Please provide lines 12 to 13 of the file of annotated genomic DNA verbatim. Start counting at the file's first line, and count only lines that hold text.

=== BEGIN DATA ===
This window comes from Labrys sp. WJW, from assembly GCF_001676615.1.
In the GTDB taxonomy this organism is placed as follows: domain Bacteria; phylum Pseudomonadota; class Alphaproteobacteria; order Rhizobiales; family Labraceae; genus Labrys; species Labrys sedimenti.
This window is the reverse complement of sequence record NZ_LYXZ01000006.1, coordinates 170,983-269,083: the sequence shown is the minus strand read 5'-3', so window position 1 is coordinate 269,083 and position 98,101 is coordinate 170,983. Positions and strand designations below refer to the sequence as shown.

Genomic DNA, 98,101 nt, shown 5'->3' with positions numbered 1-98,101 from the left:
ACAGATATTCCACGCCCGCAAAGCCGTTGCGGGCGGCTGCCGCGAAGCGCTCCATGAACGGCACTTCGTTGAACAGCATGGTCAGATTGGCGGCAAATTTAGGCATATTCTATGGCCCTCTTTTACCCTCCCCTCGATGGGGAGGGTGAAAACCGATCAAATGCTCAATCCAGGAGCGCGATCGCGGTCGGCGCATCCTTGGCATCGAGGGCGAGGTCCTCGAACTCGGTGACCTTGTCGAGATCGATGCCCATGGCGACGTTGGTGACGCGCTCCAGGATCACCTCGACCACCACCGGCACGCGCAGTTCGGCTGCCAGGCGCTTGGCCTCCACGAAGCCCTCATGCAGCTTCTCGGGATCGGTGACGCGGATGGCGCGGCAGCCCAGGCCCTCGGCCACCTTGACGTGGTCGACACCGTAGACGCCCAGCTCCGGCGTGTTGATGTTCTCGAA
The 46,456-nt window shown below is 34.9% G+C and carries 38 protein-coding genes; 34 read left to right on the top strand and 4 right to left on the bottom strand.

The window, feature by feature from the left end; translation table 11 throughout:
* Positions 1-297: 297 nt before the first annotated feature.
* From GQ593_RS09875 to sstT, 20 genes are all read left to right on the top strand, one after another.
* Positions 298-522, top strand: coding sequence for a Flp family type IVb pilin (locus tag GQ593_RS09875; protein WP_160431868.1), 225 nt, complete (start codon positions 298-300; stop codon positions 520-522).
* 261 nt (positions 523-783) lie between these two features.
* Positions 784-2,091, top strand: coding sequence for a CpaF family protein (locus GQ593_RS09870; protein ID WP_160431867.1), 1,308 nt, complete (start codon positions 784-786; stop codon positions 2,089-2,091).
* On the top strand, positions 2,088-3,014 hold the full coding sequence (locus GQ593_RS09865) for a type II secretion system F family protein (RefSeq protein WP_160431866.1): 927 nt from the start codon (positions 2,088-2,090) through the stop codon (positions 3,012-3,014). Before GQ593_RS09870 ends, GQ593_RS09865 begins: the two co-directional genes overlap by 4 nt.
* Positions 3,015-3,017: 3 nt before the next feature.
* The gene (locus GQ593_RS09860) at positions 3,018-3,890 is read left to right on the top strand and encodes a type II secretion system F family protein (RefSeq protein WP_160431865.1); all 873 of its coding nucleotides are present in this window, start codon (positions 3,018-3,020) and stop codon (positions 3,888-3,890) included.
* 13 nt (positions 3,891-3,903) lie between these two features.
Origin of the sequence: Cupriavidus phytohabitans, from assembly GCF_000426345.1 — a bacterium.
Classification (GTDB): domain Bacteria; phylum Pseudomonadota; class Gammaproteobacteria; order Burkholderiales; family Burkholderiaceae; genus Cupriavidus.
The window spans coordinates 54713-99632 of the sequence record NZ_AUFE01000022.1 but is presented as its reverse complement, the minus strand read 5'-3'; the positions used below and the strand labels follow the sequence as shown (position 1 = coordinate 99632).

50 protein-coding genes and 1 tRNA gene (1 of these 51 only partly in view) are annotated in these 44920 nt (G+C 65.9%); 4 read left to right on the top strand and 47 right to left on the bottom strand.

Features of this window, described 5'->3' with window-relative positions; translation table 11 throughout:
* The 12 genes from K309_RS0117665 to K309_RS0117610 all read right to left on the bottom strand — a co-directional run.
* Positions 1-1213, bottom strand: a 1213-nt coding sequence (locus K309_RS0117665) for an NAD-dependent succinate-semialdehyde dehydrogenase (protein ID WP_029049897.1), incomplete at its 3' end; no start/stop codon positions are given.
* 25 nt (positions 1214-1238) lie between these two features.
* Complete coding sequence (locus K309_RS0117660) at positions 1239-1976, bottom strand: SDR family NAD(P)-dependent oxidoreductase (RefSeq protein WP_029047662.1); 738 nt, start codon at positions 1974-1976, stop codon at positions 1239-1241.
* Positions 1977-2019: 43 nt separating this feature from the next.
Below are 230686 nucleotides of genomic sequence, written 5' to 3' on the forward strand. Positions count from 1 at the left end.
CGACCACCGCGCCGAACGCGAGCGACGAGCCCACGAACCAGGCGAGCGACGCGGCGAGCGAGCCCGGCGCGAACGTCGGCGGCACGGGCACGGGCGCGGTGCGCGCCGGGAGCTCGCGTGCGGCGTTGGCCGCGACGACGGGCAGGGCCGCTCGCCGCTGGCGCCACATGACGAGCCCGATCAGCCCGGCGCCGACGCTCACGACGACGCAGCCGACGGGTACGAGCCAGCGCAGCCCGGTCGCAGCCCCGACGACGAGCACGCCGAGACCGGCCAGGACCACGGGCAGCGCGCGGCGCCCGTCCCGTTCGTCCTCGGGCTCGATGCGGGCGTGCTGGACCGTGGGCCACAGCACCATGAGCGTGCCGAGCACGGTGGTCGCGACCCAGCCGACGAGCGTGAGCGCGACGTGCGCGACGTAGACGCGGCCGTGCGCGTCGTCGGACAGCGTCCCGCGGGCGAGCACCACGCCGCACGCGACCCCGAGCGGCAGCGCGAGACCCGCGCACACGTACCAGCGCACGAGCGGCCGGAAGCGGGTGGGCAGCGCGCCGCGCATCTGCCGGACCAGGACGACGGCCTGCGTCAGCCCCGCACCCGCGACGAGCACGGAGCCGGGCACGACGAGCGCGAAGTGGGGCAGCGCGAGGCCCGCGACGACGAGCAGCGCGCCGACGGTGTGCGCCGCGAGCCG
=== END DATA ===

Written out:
* Positions 784-2,091, top strand: coding sequence for a CpaF family protein (locus GQ593_RS09870; protein ID WP_160431867.1), 1,308 nt, complete (start codon positions 784-786; stop codon positions 2,089-2,091).
* On the top strand, positions 2,088-3,014 hold the full coding sequence (locus GQ593_RS09865) for a type II secretion system F family protein (RefSeq protein WP_160431866.1): 927 nt from the start codon (positions 2,088-2,090) through the stop codon (positions 3,012-3,014). Before GQ593_RS09870 ends, GQ593_RS09865 begins: the two co-directional genes overlap by 4 nt.